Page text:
Those released from prison find reentry much harder due to COVID-19
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For inmates who have served their sentences, reentering society after a lengthy stay in prison is difficult even in the best of times. But these days, with the COVID-19 pandemic, it’s harder than usual. Jobs are scarce, resources are limited and support systems are strained.
Bettie Kirkland, executive director of Project Return in Nashville, said many people who have recently been released from prison are hitting roadblocks. “In good times, it’s difficult. In a pandemic, it is terrible,” she said.
Kirkland’s organization helps hundreds of newly released Tennesseans transition into the workforce each year. But she said that many of those jobs are in industries hit hard by COVID-19, like hospitality and manufacturing.
Even before the pandemic, the Prison Policy Initiative estimates, formerly incarcerated people were unemployed at nearly five times the rate of the general population. Now, Kirkland estimates, about 75% of her clients have lost their jobs.
She said Project Return has had to shift gears, to address more immediate needs.
“We are spending more money on buying people tents and sleeping bags and putting people up in hotels. It’s a fairly desperate situation,” she said.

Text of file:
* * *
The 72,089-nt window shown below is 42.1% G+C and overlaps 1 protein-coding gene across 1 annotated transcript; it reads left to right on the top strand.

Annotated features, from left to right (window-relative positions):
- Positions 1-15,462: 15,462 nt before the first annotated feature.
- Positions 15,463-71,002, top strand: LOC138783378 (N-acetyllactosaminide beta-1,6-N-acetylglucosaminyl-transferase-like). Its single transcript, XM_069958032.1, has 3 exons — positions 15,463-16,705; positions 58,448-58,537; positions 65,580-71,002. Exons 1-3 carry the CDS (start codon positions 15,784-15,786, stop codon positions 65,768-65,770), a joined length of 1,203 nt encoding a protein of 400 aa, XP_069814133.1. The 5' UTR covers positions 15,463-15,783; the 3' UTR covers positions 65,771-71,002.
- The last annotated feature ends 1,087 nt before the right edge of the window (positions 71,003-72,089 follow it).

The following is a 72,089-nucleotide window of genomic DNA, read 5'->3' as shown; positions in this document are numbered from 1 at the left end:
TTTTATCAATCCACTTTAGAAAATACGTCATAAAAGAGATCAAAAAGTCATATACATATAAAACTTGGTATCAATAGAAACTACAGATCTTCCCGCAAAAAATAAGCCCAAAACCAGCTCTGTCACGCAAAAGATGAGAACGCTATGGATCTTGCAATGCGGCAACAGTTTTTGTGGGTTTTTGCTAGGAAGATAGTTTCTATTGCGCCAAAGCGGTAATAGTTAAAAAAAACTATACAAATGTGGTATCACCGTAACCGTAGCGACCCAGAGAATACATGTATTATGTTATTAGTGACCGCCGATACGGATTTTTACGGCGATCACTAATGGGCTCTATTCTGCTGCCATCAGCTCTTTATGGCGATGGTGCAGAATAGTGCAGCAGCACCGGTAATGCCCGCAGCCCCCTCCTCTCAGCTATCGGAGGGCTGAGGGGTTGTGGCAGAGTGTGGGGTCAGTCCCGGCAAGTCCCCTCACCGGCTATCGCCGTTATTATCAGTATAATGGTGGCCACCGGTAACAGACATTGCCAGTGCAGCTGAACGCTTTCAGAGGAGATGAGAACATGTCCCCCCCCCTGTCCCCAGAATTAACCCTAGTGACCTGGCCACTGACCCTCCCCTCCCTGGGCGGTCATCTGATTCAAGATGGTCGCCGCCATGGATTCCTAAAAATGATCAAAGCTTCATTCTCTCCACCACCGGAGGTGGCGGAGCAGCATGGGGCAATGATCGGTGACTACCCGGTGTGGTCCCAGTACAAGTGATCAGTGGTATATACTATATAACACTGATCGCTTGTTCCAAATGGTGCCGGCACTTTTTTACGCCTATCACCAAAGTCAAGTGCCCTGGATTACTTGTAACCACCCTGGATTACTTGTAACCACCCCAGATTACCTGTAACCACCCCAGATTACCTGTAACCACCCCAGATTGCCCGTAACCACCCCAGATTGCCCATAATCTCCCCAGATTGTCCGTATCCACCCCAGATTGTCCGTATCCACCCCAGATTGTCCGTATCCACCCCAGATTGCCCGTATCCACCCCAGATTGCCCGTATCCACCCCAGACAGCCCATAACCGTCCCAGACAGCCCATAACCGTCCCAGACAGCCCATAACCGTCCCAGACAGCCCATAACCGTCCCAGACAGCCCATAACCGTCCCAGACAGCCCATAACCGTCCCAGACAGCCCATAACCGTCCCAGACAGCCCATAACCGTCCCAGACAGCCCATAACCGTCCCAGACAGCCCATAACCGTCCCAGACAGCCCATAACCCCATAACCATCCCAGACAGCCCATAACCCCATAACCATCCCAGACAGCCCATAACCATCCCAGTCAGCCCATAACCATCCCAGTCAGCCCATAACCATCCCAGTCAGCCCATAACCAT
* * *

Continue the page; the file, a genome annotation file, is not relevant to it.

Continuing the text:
COVID-19 Economy FAQs
What’s the outlook for vaccine supply?
Chief executives of America’s COVID-19 vaccine makers promised in congressional testimony to deliver the doses promised to the U.S. government by summer. The projections of confidence come after months of supply chain challenges and companies falling short of year-end projections for 2020. What changed? In part, drugmakers that normally compete are now actually helping one another. This has helped solve several supply chain issues, but not all of them.
How has the pandemic changed scientific research?
Over the past year, while some scientists turned their attention to COVID-19 and creating vaccines to fight it, most others had to pause their research — and re-imagine how to do it. Social distancing, limited lab capacity — “It’s less fun, I have to say. Like, for me the big part of the science is discussing the science with other people, getting excited about projects,” said Isabella Rauch, an immunologist at Oregon Health & Science University in Portland. Funding is also a big question for many.
What happened to all of the hazard pay essential workers were getting at the beginning of the pandemic?
Almost a year ago, when the pandemic began, essential workers were hailed as heroes. Back then, many companies gave hazard pay, an extra $2 or so per hour, for coming in to work. That quietly went away for most of them last summer. Without federal action, it’s mostly been up to local governments to create programs and mandates. They’ve helped compensate front-line workers, but they haven’t been perfect. “The solutions are small. They’re piecemeal,” said Molly Kinder at the Brookings Institution’s Metropolitan Policy Program. “You’re seeing these innovative pop-ups because we have failed overall to do something systematically.”
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